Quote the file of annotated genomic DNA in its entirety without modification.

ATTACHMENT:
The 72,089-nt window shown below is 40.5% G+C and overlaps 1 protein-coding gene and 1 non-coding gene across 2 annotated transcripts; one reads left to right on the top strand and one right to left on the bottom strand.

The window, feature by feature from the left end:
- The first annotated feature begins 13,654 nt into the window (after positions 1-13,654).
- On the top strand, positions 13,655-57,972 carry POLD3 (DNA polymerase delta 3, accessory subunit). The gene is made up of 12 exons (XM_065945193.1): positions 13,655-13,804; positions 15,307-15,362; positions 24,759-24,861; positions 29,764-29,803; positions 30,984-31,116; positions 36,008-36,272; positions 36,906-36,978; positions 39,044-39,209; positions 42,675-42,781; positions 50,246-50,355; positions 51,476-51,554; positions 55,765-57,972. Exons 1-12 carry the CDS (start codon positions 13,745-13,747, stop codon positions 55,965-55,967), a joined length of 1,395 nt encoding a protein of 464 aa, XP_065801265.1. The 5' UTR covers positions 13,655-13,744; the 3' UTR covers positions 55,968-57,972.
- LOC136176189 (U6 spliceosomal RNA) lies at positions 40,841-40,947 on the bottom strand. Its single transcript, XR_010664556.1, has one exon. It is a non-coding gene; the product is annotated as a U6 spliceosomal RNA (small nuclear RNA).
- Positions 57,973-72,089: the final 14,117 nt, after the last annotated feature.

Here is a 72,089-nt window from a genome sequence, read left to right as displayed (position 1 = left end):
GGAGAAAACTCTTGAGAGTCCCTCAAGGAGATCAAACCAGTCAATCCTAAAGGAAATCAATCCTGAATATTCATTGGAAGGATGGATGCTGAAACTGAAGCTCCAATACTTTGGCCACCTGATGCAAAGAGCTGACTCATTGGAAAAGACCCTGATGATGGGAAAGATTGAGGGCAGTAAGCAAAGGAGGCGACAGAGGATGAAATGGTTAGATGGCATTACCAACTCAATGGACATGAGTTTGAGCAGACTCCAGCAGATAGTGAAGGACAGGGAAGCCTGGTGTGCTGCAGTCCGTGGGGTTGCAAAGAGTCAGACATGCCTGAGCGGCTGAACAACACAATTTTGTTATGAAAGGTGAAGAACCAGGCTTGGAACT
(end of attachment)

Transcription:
The 72,089-nt window shown below is 40.5% G+C and overlaps 1 protein-coding gene and 1 non-coding gene across 2 annotated transcripts; one reads left to right on the top strand and one right to left on the bottom strand.

The window, feature by feature from the left end:
- The first annotated feature begins 13,654 nt into the window (after positions 1-13,654).
- On the top strand, positions 13,655-57,972 carry POLD3 (DNA polymerase delta 3, accessory subunit). The gene is made up of 12 exons (XM_065945193.1): positions 13,655-13,804; positions 15,307-15,362; positions 24,759-24,861; positions 29,764-29,803; positions 30,984-31,116; positions 36,008-36,272; positions 36,906-36,978; positions 39,044-39,209; positions 42,675-42,781; positions 50,246-50,355; positions 51,476-51,554; positions 55,765-57,972. Exons 1-12 carry the CDS (start codon positions 13,745-13,747, stop codon positions 55,965-55,967), a joined length of 1,395 nt encoding a protein of 464 aa, XP_065801265.1. The 5' UTR covers positions 13,655-13,744; the 3' UTR covers positions 55,968-57,972.
- LOC136176189 (U6 spliceosomal RNA) lies at positions 40,841-40,947 on the bottom strand. Its single transcript, XR_010664556.1, has one exon. It is a non-coding gene; the product is annotated as a U6 spliceosomal RNA (small nuclear RNA).
- Positions 57,973-72,089: the final 14,117 nt, after the last annotated feature.

Here is a 72,089-nt window from a genome sequence, read left to right as displayed (position 1 = left end):
GGAGAAAACTCTTGAGAGTCCCTCAAGGAGATCAAACCAGTCAATCCTAAAGGAAATCAATCCTGAATATTCATTGGAAGGATGGATGCTGAAACTGAAGCTCCAATACTTTGGCCACCTGATGCAAAGAGCTGACTCATTGGAAAAGACCCTGATGATGGGAAAGATTGAGGGCAGTAAGCAAAGGAGGCGACAGAGGATGAAATGGTTAGATGGCATTACCAACTCAATGGACATGAGTTTGAGCAGACTCCAGCAGATAGTGAAGGACAGGGAAGCCTGGTGTGCTGCAGTCCGTGGGGTTGCAAAGAGTCAGACATGCCTGAGCGGCTGAACAACACAATTTTGTTATGAAAGGTGAAGAACCAGGCTTGGAACT